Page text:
Re. 2), the number of blue flags passed isn’t relevant. Once shown a blue flag a driver “must allow the following car to pass at the earliest opportunity”, which at the Hungaroring may be after several corners.


Yes, was already obvious in Germany: Non-Mercedes loose more time by people ignoring blue flags. A Non-Mercedes looses even more time passing a driver who has blue flags than a Mercedes who is overtaking same driver when he would be allowed to defend!

Take a timer and watch the race frame by frame.

Hamilton started from 14 and 10 overtakes were no overtakes at all. The problem is: The not top 6 drivers look more in the mirror to make room for a Mercedes than to the side or at the cockpit to see blue flags for Non-Mercedes.


Wow… are people still wallowing about Lewis victory in Germany? I’m impressed with the amount of worthless dedication of energy and time.


Stewarding is a joke. You can get away with anything depending on who you are. Last race HAM exited the pit lane by driving over grass just because it was “confusing part of the race” and the FIA did nothing.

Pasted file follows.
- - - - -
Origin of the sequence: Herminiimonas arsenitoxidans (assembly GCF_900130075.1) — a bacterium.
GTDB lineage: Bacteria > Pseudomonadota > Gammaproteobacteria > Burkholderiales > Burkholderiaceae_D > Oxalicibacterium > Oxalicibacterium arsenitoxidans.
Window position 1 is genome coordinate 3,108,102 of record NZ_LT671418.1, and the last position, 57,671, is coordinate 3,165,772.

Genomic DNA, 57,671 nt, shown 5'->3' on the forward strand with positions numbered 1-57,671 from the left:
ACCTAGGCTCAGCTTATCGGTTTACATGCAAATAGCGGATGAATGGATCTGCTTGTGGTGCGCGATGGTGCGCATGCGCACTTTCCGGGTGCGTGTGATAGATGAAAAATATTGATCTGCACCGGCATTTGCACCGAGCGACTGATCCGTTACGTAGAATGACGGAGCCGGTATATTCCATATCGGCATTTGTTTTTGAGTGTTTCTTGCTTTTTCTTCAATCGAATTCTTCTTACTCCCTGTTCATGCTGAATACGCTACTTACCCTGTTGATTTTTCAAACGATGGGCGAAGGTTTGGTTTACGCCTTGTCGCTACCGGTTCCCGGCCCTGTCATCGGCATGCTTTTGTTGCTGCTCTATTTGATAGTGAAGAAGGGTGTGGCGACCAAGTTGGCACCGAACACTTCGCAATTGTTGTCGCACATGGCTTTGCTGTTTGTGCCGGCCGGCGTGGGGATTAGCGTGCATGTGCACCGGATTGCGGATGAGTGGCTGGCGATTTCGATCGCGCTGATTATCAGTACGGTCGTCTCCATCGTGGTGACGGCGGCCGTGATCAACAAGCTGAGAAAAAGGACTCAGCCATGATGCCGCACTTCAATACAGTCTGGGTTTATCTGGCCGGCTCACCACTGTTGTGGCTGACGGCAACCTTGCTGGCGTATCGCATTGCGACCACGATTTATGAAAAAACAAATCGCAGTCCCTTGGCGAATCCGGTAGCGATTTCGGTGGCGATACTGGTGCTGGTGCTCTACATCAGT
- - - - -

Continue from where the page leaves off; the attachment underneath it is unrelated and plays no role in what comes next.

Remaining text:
At, did he?! I had no idea, it was barely mentioned at the time……


Did He? I think everyone on this site missed that because there were no comments about it all. Ahem.

Tornillo Amarillo

I liked Ricciardo in his own from the back to P4, simple 1 stop strategy (long-stint on Soft, then Ultras), no favoritism, no wingman to protect him, no crashing into others, not using love… just driving fast, overtaking and getting points for the team.


“not using love…”

That literally made me laugh out loud 😀


With Spa and Monza next on the list, Vet might be wise to emulate Ricciardo. It’s difficult to properly nail down but that magic front axel can evidently be setup for either steering or brakes alas not so much both it seems. Makes sense of Red Bull grid positions at least! Wet qualifying undidum, set for brakes see.